14 July 2011 | Mr Christian Barnick | Obstetrician Consultant | The Portland Hospital
Mr Christian Barnick practices at The Portland Hospital as an Obstetrician and Gynaecologist Consultant and still works part-time in the NHS at the Homerton University Hospital. Chris has delivered babies and performed gynaecological operations for more than 25 years. Here he speaks of a typical day in his life as an Obstetrician…
The call at 0145, I knew it was coming. She is one day post dates and has been contracting a bit since the previous day when I had seen her. At the time I had done a membrane sweep in the hope that this would promote the onset of labour, clearly, this has worked!
On assessment both mum and baby are fine but the contractions are rather more painful than had been anticipated. An expertly placed epidural, set up by one of our resident consultant anaesthetists, soon sorts this out sufficiently so that I can seek refuge in my bed.
Waking feeling slightly guilty and surprisingly refreshed at 0530 I get up and head back to reassess the situation. The epidural is working brilliantly and both mother, baby, husband and grand-mother are doing really well. Quite lively and optimistic, only the dark bags under their eyes give away their lack of sleep.
The contractions aren't great so I am not surprised to find that the cervix is only 5cms dilated, but, it is much thinner than before and stretchy, which makes me optimistic that it should dilate rapidly if I can just increase the contractions a bit.
We have a friendly chat about this and we all decided that a bit of Syntocinon should do the trick and the ever-present midwife rapidly arranges this. Grandma and husband are dispatched for a walk to get some fresh air and some breakfast in Regents Park, and an epidural top-up is administered. By this time it is 0700 and we decide that another examination at about 1100 should be about right, unless there are any new developments!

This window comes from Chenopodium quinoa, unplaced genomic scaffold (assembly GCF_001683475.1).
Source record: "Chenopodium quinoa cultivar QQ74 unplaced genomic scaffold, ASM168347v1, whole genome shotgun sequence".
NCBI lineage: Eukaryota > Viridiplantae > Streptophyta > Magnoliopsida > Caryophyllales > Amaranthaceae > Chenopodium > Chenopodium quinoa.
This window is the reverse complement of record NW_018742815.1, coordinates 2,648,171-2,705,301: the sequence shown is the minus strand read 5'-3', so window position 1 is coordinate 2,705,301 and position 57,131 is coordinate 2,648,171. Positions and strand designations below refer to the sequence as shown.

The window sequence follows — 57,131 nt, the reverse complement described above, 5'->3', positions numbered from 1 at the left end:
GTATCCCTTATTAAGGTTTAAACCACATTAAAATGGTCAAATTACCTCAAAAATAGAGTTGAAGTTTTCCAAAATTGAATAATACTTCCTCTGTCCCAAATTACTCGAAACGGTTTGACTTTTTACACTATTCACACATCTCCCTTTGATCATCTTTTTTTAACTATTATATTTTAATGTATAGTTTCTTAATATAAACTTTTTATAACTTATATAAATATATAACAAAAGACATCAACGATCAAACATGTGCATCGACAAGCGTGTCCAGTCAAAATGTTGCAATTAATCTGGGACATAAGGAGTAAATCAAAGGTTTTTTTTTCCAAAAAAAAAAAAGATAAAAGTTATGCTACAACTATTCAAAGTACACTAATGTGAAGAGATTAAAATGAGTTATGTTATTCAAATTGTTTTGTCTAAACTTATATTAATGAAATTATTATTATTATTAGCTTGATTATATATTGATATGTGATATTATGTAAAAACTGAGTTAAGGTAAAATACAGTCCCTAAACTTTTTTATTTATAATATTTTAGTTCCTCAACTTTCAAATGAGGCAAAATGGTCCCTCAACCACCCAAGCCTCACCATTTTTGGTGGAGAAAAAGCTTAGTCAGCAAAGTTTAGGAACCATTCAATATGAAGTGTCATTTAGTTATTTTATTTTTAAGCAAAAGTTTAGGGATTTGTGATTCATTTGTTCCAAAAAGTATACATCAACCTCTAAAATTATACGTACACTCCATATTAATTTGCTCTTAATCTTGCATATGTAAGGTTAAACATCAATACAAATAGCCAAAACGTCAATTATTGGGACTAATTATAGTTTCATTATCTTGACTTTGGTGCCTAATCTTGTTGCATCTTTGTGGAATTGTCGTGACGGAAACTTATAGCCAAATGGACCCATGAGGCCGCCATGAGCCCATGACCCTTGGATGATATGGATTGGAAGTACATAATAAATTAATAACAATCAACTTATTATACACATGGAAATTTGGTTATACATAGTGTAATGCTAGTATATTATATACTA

This gives me a couple of hours for a final look through my slides for a talk I am going to give tomorrow for a GP Conference at the Royal Society of Medicine - not the way I normally like to spend my Saturday - but an offer to speak at the RSM doesn't come along that often.
As expected I am called at 0905 ‘are your slides ready yet’ asks the organiser, I should have had them in yesterday, ‘yes’ I reply with a sense of satisfaction ‘shall I drop off the memory stick later today’, result!
I then go and check in on a postnatal woman on the 1st floor, she wants to go home 36 hrs after her elective caesarean, all looks good, she is walking around, the baby is fine and it is her second child, so we agree that she can be discharged but that she will call me on the mobile if she has any problems over the weekend.
Back on delivery suite all looks to be going rather well, the contractions have been coming regularly and an examination confirms full dilatation of the cervix, just as I had hoped. Fortunately the epidural is great, the mother and the baby look fine on the CTG* machine which monitors a baby's heart rate during labour and the mothers contractions, so we opt to wait for an hour to allow for passive descent of the baby’s head.
Meanwhile my previously planned day on the NHS delivery suite at the Homerton is being covered by one of my delightful NHS consultant colleagues. I give him a call and he confirms that all is well but that he would rather swap the whole day. This sounds great to me as it looks as if my patient will deliver somewhere around 1300 (at least that is what I have told her), this will give me time to go through my talk again or to attend a scientific lecture afternoon at the Homerton hospital.
1210. An hour has passed, the CTG shows a few early decelerations, which might indicate that the head is descending in the birth canal and we decide that it is time to start pushing. She is very excited but also looks rather anxious at the prospect!
The epidural is still working really well but despite this she manages to push really well with some encouragement from the midwife and myself. After about 45 minutes it looks as she is getting a bit tired and that we may need to assist in the delivery with a KIWI ventouse, but a change of position is enough to cause further descent of the baby and she has a lovely spontaneous vaginal delivery: I opt for a small episiotomy to assist this as her perineum is really tight and looks as if it will tear badly if I don't.
A lovely baby boy is born in great shape to the sound of laughter from grandma, husband and even new mother. Neither the Midwife nor myself could resist the infectious nature of the situation and we all end laughing together. What a wonderful way to come into the world. In the meantime the placenta is delivered and the episiotomy expertly sutured, even if I do say so myself.
A really lovely experience for all of us and even after all the checks have been made, photographs taken and some tea and toast have been ordered it is still only 1400. A bit too late for that scientific meeting but early enough for a last look at that talk and a little power nap before getting on with Friday night. Just the one glass of wine though as I need a clear head and have another lady who may well go into labour over the weekend. Don't let anyone tell you this isn't a great job and a great privilege.
Mr Christian Barnick can be contacted on 020 7390 8440 at The Portland Hospital.
* Cardiotocographic (CTG)